|Massachusetts defends schools from privatization. Ranks #1 in Quality Counts.|
Edweek's annual Quality Counts report gives the nation's increasingly two-tier school system a letter grade C, as it almost always does. Thirty years of corporate-style school reform under both Democratic and Republican regimes hasn't moved the needle very much.
My problem with the report is that,in reality, there is no national school system or one set of standards for them to be graded on. This will be increasingly so during the Betsy DeVos era. So Edweek creates its own, as well as its own grading metrics.
As you can tell, I'm skeptical. What they've done here, as most of these studies do (without a mention of race or poverty, by the way) is to throw together into one pot the nations's wealthy schools with those with concentrated poverty, as if they were all one thing that could be graded on the same rubric. If the nation's wealthiest schools were separated out, they would likely get an A grade, using Edweek's indices. Resource-starved, racially isolated schools with high concentrations of children living in poverty would likely get an F. Mush them all together and you inevitably wind up with a C.
Here are the indices they use:
• The Chance-for-Success Index uses a cradle-to-career perspective to examine the role of education in promoting positive outcomes throughout an individual’s lifetime.
• The school finance analysis evaluates spending on education and equity in funding across districts within a state.
• The K-12 Achievement Index, last updated in 2016, scores states on current academic performance, change over time, and poverty-based gaps.A case could also be made for giving an F for having a highly segregated, two-tier public education system in the first place.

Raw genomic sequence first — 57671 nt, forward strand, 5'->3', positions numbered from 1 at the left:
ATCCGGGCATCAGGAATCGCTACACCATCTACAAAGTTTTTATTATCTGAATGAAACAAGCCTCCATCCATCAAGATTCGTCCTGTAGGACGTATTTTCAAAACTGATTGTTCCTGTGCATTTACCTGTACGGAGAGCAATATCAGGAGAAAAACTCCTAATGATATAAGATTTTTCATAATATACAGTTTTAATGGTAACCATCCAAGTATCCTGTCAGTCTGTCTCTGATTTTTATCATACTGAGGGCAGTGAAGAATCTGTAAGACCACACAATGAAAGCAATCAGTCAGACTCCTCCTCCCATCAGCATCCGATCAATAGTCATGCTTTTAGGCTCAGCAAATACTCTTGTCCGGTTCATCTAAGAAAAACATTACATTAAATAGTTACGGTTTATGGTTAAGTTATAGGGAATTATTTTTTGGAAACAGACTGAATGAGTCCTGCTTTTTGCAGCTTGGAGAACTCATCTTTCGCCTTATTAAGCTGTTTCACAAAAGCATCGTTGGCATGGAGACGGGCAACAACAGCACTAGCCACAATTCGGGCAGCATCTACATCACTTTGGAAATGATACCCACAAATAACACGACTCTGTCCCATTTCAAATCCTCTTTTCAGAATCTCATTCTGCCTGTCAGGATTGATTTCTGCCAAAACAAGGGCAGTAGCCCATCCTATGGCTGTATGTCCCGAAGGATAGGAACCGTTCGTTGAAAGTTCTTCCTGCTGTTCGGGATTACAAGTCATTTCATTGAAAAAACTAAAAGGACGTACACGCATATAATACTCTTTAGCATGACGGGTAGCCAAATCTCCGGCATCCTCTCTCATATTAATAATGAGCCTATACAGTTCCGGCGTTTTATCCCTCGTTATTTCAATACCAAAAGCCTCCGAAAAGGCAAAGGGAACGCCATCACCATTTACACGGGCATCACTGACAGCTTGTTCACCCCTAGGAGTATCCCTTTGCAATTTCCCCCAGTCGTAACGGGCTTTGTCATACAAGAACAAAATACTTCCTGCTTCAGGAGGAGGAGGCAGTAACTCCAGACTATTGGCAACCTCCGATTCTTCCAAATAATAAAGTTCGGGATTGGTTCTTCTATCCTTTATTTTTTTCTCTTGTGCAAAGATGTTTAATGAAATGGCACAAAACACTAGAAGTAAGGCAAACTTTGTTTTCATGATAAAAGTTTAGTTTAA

When the study looks at schools on a state level, it's more compelling. While the national grade is always a C, there's slightly more mobility and variance in state grades. Massachusetts, for all its social inequality, is still a wealthy state and spends more on public ed and early childhood ed, has strong teacher unions, and generally defends its public sector against privatization with a cap on charter school expansion. So as expected, Massachusetts takes first place among the states for the third year in a row, with aB grade (A- in Chance for Success).
At the bottom, as you might expect, sits Mississippi with a limited safety net, itslegacy of segregation and Jim Crow, the highest concentrations of poverty in the country, few dollars spent on public ed and no teacher unions allowed.
You don't need much of a study to figure how this will turn out. Rich will get richer. The poor will be taken over or privatized